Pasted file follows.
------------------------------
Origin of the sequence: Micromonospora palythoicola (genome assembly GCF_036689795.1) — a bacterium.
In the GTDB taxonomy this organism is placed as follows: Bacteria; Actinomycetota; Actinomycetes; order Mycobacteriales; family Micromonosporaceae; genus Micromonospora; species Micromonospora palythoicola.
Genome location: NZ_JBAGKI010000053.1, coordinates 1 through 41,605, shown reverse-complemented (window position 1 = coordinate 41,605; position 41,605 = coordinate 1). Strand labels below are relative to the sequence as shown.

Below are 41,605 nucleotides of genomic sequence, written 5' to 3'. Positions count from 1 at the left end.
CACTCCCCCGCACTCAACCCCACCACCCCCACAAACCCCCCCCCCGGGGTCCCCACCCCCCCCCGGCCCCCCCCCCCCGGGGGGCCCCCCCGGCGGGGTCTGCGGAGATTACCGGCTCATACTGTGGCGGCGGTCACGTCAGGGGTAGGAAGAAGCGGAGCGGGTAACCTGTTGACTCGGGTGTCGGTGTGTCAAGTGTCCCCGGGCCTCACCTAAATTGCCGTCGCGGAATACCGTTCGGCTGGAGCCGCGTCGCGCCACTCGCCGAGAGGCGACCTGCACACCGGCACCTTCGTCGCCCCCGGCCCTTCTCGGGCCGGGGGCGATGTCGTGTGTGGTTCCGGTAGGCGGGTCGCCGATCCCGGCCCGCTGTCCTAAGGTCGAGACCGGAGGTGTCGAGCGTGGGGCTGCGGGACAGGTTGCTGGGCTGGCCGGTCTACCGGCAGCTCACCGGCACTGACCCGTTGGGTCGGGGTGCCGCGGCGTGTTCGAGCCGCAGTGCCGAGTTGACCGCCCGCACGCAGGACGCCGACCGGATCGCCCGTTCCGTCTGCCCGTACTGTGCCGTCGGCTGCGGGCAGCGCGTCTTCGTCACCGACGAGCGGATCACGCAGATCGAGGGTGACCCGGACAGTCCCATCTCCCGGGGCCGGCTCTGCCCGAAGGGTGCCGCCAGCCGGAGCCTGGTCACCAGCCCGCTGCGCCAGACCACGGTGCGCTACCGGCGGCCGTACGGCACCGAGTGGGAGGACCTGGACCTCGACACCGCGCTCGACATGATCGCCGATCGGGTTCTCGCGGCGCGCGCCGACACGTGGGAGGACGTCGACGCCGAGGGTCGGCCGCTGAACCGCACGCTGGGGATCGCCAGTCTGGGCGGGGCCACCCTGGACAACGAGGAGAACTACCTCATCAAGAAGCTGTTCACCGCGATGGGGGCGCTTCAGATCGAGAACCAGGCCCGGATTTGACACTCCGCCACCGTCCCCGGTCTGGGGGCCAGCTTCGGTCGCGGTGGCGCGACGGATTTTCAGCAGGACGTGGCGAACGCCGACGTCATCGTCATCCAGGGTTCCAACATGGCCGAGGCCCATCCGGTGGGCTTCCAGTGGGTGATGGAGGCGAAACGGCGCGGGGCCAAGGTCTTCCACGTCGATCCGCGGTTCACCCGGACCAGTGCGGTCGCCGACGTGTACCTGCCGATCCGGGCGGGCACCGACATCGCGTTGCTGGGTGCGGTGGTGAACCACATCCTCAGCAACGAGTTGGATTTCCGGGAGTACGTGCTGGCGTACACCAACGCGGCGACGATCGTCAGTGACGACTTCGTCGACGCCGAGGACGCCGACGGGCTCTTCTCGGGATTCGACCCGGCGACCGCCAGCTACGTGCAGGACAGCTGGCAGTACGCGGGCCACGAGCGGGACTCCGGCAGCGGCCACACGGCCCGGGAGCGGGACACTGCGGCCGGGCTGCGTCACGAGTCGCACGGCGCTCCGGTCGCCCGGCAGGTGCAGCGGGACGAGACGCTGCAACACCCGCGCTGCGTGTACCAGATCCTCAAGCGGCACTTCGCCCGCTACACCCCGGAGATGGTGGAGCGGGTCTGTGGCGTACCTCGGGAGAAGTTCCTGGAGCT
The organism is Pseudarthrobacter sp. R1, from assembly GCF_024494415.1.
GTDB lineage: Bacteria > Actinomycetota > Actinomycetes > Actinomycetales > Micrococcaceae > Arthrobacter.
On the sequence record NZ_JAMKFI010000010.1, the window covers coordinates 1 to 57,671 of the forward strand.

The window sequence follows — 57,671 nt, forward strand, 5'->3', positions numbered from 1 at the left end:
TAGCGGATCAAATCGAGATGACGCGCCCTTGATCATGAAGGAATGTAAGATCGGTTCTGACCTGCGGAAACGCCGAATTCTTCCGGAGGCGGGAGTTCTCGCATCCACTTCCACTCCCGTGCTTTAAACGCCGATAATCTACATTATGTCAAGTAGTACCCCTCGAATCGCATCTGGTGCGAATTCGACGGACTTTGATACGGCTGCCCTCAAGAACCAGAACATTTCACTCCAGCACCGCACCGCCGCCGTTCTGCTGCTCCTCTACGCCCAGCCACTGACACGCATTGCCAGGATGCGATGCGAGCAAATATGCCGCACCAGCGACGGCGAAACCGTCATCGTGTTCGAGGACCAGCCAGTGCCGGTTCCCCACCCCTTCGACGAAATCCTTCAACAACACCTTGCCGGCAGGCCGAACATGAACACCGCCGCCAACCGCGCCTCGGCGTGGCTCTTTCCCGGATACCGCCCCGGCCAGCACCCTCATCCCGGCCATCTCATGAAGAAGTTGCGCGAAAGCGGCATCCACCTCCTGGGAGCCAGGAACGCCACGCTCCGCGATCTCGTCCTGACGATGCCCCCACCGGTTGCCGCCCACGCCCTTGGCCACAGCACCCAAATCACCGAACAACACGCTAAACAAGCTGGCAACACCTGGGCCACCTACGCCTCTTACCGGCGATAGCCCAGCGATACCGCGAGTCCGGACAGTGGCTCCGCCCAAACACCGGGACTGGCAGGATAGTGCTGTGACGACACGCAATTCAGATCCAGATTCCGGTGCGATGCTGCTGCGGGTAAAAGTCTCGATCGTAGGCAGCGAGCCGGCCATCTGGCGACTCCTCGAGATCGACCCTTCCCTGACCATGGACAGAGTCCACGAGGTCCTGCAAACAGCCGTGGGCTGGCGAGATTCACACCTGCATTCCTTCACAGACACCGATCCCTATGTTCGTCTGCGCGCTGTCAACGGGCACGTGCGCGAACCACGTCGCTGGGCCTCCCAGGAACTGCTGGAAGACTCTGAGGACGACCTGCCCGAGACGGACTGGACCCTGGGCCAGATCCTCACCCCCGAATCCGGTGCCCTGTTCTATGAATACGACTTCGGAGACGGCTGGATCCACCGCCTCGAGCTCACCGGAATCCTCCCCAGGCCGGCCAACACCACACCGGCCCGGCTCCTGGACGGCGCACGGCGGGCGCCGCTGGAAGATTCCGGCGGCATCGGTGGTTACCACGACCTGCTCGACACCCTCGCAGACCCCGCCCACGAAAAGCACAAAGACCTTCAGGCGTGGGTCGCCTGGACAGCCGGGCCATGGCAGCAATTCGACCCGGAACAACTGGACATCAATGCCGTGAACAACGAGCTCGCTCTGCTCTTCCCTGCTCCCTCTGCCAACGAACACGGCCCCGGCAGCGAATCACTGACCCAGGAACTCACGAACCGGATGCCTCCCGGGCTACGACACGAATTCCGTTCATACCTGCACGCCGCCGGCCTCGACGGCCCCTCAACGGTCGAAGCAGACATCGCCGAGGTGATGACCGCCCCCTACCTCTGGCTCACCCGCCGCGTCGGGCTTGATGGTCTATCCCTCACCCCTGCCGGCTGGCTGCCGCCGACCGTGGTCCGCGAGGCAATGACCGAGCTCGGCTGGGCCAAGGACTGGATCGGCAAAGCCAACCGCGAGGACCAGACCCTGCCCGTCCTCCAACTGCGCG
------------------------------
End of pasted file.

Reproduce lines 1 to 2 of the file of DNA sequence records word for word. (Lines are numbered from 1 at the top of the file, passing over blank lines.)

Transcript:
Origin of the sequence: Micromonospora palythoicola (genome assembly GCF_036689795.1) — a bacterium.
In the GTDB taxonomy this organism is placed as follows: Bacteria; Actinomycetota; Actinomycetes; order Mycobacteriales; family Micromonosporaceae; genus Micromonospora; species Micromonospora palythoicola.